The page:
Saturday, August 13, 2016

History along ‘the back way’ and how forest developed

The breakthrough came with establishment of a small planting station at the foot of Mount Herman

By Rob Carrigan,

When I lived down in the shadow of Pikes Peak, one of the local connections I found myself most drawn to was the Rampart Range area of the Pike National Forest. Maybe it is the forest itself, or the two newspapers that I once ran back and forth between, or the sense of history between them.
Because of my connections to Woodland Park and Monument, a favorite summertime travel was the crow-flyish, rough gravel roads connecting them. You can cut off 20 or 30 miles, but add 15 or 20 minutes, by driving “the back way.”
It is also interesting to me how things might have developed differently, with different developers, over time, and different timing.
Jan Mackell Collins notes in her new book “Lost Ghost Towns of Teller County” that perhaps the roads tell some of the story. Same for the developers like Dr. William Abraham Bell, the founder of Manitou Springs, buddy of Colorado Springs founder of Gen. William Palmer.
Bell, though it is not universally known and talked about, also had development efforts in the early days of what is now Palmer Lake and nearby Monument.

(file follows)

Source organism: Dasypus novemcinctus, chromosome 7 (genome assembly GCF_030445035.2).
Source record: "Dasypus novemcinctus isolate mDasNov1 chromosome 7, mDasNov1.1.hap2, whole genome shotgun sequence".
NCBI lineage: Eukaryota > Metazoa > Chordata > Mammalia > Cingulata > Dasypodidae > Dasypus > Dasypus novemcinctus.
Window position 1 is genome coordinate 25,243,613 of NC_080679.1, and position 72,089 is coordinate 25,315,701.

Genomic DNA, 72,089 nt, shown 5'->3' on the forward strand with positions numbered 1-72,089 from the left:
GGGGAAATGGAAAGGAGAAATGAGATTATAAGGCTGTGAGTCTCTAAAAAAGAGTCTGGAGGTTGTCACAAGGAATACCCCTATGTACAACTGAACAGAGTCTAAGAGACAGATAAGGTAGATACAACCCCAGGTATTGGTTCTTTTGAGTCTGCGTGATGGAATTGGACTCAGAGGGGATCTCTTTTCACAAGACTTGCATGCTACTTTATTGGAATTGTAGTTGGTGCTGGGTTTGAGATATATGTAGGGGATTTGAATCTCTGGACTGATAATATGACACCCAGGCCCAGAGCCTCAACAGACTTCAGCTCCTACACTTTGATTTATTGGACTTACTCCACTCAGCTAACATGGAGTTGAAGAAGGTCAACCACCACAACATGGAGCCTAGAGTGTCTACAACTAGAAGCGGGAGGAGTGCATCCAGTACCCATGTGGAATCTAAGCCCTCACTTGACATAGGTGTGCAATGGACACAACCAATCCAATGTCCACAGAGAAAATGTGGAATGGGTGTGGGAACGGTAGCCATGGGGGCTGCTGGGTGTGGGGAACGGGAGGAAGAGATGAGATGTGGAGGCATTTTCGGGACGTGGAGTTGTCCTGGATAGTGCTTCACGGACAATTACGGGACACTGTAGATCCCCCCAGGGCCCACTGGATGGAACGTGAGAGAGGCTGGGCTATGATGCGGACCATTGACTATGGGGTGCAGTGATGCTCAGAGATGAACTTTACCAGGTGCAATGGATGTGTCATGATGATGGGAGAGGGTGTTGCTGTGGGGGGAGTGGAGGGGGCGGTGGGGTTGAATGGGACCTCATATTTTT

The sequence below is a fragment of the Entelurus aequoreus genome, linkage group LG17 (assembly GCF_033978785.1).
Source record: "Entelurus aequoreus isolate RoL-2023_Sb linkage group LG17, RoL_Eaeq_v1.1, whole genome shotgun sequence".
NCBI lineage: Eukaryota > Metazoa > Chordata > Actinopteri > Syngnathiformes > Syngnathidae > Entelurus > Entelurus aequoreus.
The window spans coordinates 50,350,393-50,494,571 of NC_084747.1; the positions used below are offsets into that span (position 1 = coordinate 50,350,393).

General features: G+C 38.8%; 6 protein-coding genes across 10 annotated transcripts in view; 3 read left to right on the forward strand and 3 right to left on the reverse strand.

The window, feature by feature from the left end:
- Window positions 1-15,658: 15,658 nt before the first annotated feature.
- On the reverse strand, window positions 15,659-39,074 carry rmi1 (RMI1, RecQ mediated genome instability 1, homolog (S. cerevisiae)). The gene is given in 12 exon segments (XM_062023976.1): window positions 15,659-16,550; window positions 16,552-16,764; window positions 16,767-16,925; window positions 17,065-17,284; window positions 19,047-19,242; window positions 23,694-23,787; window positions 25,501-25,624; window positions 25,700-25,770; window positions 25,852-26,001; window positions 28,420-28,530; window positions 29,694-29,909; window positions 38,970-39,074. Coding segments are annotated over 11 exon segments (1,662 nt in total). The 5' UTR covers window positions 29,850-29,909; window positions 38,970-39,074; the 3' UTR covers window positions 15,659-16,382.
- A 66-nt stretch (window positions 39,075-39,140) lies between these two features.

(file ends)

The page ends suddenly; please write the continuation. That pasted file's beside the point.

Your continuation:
“In 1873, Bell built a three-story hotel and some cabins made from tents with wood floors (in what was then known as Bergen’s Park). Soon, wealthy families from the East and even Europe began visiting the park,” writes Mackell Collins.
“Within a year, a wagon road was planned from Bergen’s Park that would lead east to the town of Monument, in El Paso County and west to the city of Fairplay in Park County,” she said.
“Even as plans for the road were delayed, Bell next developed a trout hatchery. The hatchery ran successfully as late as 1890.
“When Bell discovered there was already another place in Colorado called Bergen Park in 1875, he changed the name to Manitou Park.”
But, of course, there have been other brushes with history in the “in between area.”
In “The story behind the Pike National Forest,” by Marion Ritchey Vance and John A. Vance, and on U.S. Department of Agriculture Forest Service site, history of the Forest Service itself is tied there.
“On Aug. 8, 1898, Col. May appointed a young man from the Plum Creek Reserve as Forest Ranger in the state of Colorado. William R. Kreutzer thus became the first forest ranger on the Pike National Forest and, reportedly, in the nation. Young Kreutzer knew forests and he took his job seriously.”
His charge from Col. May: “Ride as far as the Almighty will let you, and get control of the fire situation and as much of the mountain country as you possibly can, and keep some sort of a record about it.”
Reforestation became a priority for the new ranger.
“A popular image of the Forest Service is that of rangers arriving to protect wooded lands. In the case of the Pike, the job was first to recreate the forest.
“Protection of the Front Range watershed was paramount. That meant re-establishing ground cover as quickly as possible to stem erosion, and preventing further damage,” the Vances wrote.